Most people in the construction industry know that falls are the most common job-site injury. What you might not know, however, is that 50% of these falls are related to ladders and can be prevented by using the right ladder in the right way.

Bill Blanks, Senior Risk Management Consultant for Builders Mutual Insurance Company, joins us as an industry expert on ladder safety to share his thoughts and best practices.

Ladder safety (including proper ladder selection, inspection, use, and storage) should always be incorporated into new-hire training—and reinforced to veteran team members as well. By sharing these important tips, you can help your workers prevent ladder accidents.


Work Environment

Before beginning any job, scope out the environment and ensure that you and your workers have selected the correct ladder or ladders for the work that will be done the job-site.  

Look around the work area where the ladder will be used. If there is high foot or mobile traffic, make sure the area around the ladder is taped, coned-off, or barricaded. This will help prevent other contractors, visitors, and co-workers from walking underneath the ladder and will let mobile operators know to stay a comfortable distance from where the ladder is set up. If your team needs to set up a ladder in front of a doorway, make sure to the door is locked or blocked. This prevents doors from being opened and potentially hitting workers who are working off the ladder.

If ladders are being used outdoors, inspect for soft or unstable footing that could destabilize a ladder. Ladders should be set on a solid, firm foundation. Don’t just look at the foundation. Look up for overhead power lines before handling or climbing a ladder and make sure you are a safe distance of at least 10 feet from power lines.



Ladder selection is the first step to preventing fall injuries on the job-site. Be sure you and your workers know the safety risks associated with using the wrong ladder.

Be sure to ask the right questions when choosing a ladder:

  • Do I need a step or extension ladder? Stepladders are self-supporting, extension ladders are leaning.
  • How tall should my ladder be? Whether the job is 6, 8, 10, 20, 24 feet, etc., overhead, choose the correct size of ladder for the work height.
  • Should the ladder be fiberglass or aluminum? Don’t use aluminum around electricity.
  • How much weight will the ladder support? Be sure to check the ladder duty rating to make sure it will support climber, tools, and materials.



Just like any other piece of equipment, ladders must be inspected prior to each use.

Inspect the following:

  • Rungs, steps, and top cap – must be free of cracks or defects.
  • Rails and base – look for stress cracks and discoloration from UV rays, which could cause railings to become brittle.
  • Warning labels – should be legible; contact the manufacturer to order new labels if the ladder is still in good condition.
  • Foot or feet – make sure the anti-slip foot pad on the bottom is in good condition and the foot assembly is not bent or loose.
  • Spreaders and rung locks – should not be bent, cracked, or loose, and should still operate smoothly.
  • Condition – keep ladders clean and free of slippery materials by powerwashing.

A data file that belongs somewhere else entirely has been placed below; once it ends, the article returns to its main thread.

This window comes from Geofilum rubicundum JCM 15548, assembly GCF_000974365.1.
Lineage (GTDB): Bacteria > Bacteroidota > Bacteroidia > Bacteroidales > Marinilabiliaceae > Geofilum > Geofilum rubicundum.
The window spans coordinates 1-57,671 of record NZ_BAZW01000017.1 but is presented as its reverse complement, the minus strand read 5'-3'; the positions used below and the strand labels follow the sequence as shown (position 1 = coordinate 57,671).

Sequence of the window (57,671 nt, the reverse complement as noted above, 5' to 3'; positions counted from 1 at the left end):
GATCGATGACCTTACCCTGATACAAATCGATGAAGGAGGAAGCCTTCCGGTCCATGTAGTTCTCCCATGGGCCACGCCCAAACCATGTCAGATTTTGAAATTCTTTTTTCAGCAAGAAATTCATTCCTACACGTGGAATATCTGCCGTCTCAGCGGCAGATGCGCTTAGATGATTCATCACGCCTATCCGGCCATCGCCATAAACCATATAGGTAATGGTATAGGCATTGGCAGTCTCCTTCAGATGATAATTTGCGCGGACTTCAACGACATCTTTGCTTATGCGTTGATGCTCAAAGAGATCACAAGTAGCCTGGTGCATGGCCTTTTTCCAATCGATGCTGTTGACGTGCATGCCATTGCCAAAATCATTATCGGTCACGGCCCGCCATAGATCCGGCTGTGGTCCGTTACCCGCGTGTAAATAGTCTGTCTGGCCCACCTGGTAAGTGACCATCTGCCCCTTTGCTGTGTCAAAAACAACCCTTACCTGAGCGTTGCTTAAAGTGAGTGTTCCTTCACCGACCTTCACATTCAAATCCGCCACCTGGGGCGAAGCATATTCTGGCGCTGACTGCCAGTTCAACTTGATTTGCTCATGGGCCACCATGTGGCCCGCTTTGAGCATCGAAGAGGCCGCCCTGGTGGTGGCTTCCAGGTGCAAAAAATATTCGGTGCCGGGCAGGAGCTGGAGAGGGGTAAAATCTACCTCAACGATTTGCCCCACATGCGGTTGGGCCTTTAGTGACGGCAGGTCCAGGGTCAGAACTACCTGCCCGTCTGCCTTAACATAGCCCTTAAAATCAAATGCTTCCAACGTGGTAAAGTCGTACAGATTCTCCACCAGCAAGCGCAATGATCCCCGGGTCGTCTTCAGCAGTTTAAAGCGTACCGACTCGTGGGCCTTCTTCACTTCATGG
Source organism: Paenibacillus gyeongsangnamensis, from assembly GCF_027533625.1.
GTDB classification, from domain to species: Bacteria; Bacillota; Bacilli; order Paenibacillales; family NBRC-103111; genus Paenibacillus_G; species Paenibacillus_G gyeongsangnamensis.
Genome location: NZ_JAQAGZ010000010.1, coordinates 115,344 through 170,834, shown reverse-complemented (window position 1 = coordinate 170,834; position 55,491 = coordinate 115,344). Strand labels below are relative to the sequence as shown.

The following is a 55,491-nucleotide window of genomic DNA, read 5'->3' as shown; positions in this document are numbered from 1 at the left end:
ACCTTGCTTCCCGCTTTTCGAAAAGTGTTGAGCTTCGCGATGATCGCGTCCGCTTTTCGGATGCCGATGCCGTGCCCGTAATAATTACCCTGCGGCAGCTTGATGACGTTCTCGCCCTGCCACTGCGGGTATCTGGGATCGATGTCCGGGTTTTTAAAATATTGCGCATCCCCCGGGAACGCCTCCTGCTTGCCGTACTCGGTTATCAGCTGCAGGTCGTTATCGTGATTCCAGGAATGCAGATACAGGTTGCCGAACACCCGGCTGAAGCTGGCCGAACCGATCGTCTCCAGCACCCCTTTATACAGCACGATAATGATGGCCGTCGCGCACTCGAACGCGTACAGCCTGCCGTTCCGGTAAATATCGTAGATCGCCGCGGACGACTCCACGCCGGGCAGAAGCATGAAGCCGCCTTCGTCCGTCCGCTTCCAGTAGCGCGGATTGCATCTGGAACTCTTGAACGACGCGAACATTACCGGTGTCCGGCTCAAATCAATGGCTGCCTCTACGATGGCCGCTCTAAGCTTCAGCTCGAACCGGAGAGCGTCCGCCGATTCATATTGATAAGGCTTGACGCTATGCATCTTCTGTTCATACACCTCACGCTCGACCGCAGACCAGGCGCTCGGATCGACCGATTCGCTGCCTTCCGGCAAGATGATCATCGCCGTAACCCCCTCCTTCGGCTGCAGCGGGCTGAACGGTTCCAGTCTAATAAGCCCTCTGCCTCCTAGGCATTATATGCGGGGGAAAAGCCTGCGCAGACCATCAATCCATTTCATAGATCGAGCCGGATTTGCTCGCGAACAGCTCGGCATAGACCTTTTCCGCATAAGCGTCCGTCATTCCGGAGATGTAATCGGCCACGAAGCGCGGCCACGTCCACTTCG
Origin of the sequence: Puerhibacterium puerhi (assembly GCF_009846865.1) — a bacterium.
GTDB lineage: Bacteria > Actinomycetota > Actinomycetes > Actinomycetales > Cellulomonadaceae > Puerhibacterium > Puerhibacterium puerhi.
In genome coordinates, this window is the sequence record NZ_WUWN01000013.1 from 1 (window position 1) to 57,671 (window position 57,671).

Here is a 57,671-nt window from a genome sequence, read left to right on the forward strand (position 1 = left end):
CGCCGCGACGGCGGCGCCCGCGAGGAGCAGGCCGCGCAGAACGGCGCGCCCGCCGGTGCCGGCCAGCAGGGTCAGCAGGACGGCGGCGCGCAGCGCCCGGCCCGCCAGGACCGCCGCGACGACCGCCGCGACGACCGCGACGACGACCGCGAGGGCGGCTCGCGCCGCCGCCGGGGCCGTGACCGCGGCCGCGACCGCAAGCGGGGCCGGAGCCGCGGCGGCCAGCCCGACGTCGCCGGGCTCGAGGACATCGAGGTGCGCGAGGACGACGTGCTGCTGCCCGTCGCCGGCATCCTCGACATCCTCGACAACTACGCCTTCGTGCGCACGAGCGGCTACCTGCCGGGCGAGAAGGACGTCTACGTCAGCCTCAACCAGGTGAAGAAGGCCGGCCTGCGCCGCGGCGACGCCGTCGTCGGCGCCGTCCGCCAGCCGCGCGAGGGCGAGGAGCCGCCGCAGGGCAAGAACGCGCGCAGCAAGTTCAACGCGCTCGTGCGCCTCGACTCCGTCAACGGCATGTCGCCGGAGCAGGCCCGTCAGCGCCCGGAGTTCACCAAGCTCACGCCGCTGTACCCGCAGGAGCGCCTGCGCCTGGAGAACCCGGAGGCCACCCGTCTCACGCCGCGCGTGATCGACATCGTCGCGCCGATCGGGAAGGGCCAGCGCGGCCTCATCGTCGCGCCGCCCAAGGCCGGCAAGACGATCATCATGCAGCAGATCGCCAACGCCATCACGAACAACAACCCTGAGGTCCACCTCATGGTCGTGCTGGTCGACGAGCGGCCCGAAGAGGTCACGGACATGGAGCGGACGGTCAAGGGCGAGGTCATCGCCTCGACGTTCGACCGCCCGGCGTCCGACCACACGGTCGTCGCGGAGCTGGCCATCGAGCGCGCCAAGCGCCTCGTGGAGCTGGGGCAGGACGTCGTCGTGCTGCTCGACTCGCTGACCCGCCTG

If a ladder is damaged, do not try to repair it on the job-site. It’s tempting to repair the ladder, but many falls and injuries stem from workers attempting to fix ladders with duct tape or other inappropriate means of repair. Tag it “Do Not Use” and find another ladder that is in good working condition.



After the work environment overview and ladder selection and inspection are complete, work can begin. Be sure to remain mindful of personal safety practices.


  • Read and follow manufacturer’s instructions and labels.
  • Set the ladder on a level foundation with a solid footing.
  • Make sure the spreader is locked in place; do not lean a stepladder against a wall.
  • Position the ladder near your work area to help you avoid overreaching.
  • Carry tools in a shoulder or waist belt; never carry tools or materials in your hands while climbing or descending a ladder.
  • Check your shoes and boots to make sure they are free of mud or slippery material.
  • Maintain a 3-point contact (two hands and a foot, or two feet and a hand) when climbing and descending a ladder.
  • Always face the ladder while climbing or descending.

These additional guidelines apply for extension ladders:

  • Look for overhead power lines and ensure you have at least 10 feet of clearance overhead.
  • Place the ladder one foot away from the surface it’s resting on for every 4 feet of ladder height (4:1 angle). Example: 12-foot ladder = 3 feet from wall; 20-foot ladder = 5 feet from wall
  • Extend the top of the ladder at least 3 feet above the landing.
  • Secure the ladder at the top to make sure it will not shift while climbing on to or off the landing. Ask a teammate to hold the ladder at the bottom while you secure or unsecure the ladder at the top.
  • Barricade the area at the bottom to keep foot or mobile traffic away.



The job isn’t done when a worker returns to the ground. Proper storage is essential. Ladders should be secured on a ladder rack or in the back of the truck. Once your team arrives back at the office or shop, store ladders indoors to prevent weather damage, rusting, and warping from rain or UV rays. Proper inspection and storage of ladders will help lengthen the life of the ladders and keep them in good working order.

Remembering these steps while using ladders can help prevent one of the most common job-site injuries. The National Institute for Occupational Safety and Health, or NIOSH, provides a free ladder safety app as an easy-to-use resource that the job-site team can reference on the spot. This ladder safety infographic is another great resource to use during and after training for a basic understanding of ladder safety.